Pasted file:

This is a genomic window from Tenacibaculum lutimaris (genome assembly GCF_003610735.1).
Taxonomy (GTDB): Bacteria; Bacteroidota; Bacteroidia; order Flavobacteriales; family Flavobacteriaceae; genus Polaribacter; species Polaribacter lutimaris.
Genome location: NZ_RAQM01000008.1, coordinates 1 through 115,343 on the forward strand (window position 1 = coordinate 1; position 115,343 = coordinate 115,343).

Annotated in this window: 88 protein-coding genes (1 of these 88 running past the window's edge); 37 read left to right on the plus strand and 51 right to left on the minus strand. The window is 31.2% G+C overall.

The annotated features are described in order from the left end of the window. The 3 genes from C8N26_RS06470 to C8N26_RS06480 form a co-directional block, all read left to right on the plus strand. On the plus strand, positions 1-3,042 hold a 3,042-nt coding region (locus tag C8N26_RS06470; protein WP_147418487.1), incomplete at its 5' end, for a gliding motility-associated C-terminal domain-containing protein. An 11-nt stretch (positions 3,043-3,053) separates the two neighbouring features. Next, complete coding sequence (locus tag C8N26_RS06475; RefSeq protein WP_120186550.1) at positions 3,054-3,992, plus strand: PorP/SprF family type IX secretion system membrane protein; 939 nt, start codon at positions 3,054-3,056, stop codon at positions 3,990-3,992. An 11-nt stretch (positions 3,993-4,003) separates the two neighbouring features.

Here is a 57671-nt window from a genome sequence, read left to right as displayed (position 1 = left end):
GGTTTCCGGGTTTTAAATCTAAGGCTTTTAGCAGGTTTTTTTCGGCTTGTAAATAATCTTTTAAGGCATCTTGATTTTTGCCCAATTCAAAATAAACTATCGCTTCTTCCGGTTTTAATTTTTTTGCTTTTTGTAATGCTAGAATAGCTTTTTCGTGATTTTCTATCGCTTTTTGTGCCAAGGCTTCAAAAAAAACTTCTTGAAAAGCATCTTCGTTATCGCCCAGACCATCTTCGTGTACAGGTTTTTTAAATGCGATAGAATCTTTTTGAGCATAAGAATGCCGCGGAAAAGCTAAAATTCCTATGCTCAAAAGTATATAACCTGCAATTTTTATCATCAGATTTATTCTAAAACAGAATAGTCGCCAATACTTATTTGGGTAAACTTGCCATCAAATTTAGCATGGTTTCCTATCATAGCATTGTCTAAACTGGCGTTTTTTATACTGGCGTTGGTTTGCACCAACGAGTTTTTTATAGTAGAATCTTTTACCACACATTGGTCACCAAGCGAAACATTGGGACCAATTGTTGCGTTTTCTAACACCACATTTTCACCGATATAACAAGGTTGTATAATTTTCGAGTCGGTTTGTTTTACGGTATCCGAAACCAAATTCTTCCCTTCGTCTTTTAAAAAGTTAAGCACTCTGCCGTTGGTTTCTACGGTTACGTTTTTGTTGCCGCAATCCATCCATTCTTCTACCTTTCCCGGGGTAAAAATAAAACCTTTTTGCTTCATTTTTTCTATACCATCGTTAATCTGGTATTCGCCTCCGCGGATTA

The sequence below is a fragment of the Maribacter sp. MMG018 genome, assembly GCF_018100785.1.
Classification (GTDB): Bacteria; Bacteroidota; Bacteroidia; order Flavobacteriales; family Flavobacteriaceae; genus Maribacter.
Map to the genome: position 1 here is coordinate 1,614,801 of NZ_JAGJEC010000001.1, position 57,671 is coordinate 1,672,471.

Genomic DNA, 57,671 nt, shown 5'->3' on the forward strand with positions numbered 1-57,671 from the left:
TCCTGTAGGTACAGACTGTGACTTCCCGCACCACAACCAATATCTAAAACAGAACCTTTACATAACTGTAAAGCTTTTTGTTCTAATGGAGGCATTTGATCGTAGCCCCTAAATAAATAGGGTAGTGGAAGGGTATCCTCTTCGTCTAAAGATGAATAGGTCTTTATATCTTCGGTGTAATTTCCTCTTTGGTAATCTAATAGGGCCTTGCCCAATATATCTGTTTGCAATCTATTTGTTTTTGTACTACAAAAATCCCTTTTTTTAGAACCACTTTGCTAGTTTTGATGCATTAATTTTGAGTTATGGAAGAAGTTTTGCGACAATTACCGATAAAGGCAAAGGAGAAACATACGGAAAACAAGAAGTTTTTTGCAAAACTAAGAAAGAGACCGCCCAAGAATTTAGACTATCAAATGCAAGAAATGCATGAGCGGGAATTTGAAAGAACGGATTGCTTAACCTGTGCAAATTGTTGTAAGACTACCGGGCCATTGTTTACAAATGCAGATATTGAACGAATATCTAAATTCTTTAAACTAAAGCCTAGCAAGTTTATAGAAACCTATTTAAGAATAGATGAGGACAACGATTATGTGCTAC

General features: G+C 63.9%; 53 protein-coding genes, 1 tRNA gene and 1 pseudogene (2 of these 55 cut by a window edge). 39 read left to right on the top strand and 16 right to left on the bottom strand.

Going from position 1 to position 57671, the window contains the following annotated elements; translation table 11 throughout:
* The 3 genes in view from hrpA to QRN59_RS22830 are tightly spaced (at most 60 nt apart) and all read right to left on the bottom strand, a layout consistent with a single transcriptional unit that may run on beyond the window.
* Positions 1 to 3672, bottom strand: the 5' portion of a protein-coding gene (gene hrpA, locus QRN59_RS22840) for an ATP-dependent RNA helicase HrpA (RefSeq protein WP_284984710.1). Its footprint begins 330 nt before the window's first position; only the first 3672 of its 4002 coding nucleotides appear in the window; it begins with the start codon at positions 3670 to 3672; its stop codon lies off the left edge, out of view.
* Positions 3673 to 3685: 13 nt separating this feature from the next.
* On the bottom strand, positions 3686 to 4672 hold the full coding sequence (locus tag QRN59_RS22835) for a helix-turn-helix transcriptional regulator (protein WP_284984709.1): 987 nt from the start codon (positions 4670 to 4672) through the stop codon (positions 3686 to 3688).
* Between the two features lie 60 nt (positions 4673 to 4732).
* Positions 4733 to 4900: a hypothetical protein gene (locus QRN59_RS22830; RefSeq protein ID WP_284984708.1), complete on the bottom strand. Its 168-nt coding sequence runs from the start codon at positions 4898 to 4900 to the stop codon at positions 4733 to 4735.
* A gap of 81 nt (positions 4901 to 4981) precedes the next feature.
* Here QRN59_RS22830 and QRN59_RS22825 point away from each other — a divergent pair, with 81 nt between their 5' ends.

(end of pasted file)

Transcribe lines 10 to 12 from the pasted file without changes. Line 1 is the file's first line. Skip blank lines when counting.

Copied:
Map to the genome: position 1 here is coordinate 1,614,801 of NZ_JAGJEC010000001.1, position 57,671 is coordinate 1,672,471.

Genomic DNA, 57,671 nt, shown 5'->3' on the forward strand with positions numbered 1-57,671 from the left:
TCCTGTAGGTACAGACTGTGACTTCCCGCACCACAACCAATATCTAAAACAGAACCTTTACATAACTGTAAAGCTTTTTGTTCTAATGGAGGCATTTGATCGTAGCCCCTAAATAAATAGGGTAGTGGAAGGGTATCCTCTTCGTCTAAAGATGAATAGGTCTTTATATCTTCGGTGTAATTTCCTCTTTGGTAATCTAATAGGGCCTTGCCCAATATATCTGTTTGCAATCTATTTGTTTTTGTACTACAAAAATCCCTTTTTTTAGAACCACTTTGCTAGTTTTGATGCATTAATTTTGAGTTATGGAAGAAGTTTTGCGACAATTACCGATAAAGGCAAAGGAGAAACATACGGAAAACAAGAAGTTTTTTGCAAAACTAAGAAAGAGACCGCCCAAGAATTTAGACTATCAAATGCAAGAAATGCATGAGCGGGAATTTGAAAGAACGGATTGCTTAACCTGTGCAAATTGTTGTAAGACTACCGGGCCATTGTTTACAAATGCAGATATTGAACGAATATCTAAATTCTTTAAACTAAAGCCTAGCAAGTTTATAGAAACCTATTTAAGAATAGATGAGGACAACGATTATGTGCTAC